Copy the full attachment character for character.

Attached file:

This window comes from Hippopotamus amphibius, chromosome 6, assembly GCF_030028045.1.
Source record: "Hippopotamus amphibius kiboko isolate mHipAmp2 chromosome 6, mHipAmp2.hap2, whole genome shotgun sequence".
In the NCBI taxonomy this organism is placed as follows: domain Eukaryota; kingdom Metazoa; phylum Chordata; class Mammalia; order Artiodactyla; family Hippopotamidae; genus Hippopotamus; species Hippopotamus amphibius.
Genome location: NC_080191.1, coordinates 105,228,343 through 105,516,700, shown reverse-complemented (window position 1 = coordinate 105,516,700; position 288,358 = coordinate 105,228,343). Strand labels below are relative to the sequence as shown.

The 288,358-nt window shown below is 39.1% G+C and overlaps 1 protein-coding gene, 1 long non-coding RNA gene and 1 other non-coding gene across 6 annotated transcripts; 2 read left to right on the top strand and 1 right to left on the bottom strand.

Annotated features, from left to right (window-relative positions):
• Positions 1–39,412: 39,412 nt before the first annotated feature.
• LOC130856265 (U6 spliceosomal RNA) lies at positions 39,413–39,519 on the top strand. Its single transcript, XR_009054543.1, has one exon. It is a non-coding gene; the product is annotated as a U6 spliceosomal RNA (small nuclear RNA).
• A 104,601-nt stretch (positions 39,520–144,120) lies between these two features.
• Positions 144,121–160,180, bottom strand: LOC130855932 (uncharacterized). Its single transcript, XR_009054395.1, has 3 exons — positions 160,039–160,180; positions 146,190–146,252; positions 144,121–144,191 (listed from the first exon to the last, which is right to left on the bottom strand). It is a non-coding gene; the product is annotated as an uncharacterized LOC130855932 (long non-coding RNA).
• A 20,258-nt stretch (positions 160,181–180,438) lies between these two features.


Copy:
This window comes from Hippopotamus amphibius, chromosome 6, assembly GCF_030028045.1.
Source record: "Hippopotamus amphibius kiboko isolate mHipAmp2 chromosome 6, mHipAmp2.hap2, whole genome shotgun sequence".
In the NCBI taxonomy this organism is placed as follows: domain Eukaryota; kingdom Metazoa; phylum Chordata; class Mammalia; order Artiodactyla; family Hippopotamidae; genus Hippopotamus; species Hippopotamus amphibius.
Genome location: NC_080191.1, coordinates 105,228,343 through 105,516,700, shown reverse-complemented (window position 1 = coordinate 105,516,700; position 288,358 = coordinate 105,228,343). Strand labels below are relative to the sequence as shown.

The 288,358-nt window shown below is 39.1% G+C and overlaps 1 protein-coding gene, 1 long non-coding RNA gene and 1 other non-coding gene across 6 annotated transcripts; 2 read left to right on the top strand and 1 right to left on the bottom strand.

Annotated features, from left to right (window-relative positions):
• Positions 1–39,412: 39,412 nt before the first annotated feature.
• LOC130856265 (U6 spliceosomal RNA) lies at positions 39,413–39,519 on the top strand. Its single transcript, XR_009054543.1, has one exon. It is a non-coding gene; the product is annotated as a U6 spliceosomal RNA (small nuclear RNA).
• A 104,601-nt stretch (positions 39,520–144,120) lies between these two features.
• Positions 144,121–160,180, bottom strand: LOC130855932 (uncharacterized). Its single transcript, XR_009054395.1, has 3 exons — positions 160,039–160,180; positions 146,190–146,252; positions 144,121–144,191 (listed from the first exon to the last, which is right to left on the bottom strand). It is a non-coding gene; the product is annotated as an uncharacterized LOC130855932 (long non-coding RNA).
• A 20,258-nt stretch (positions 160,181–180,438) lies between these two features.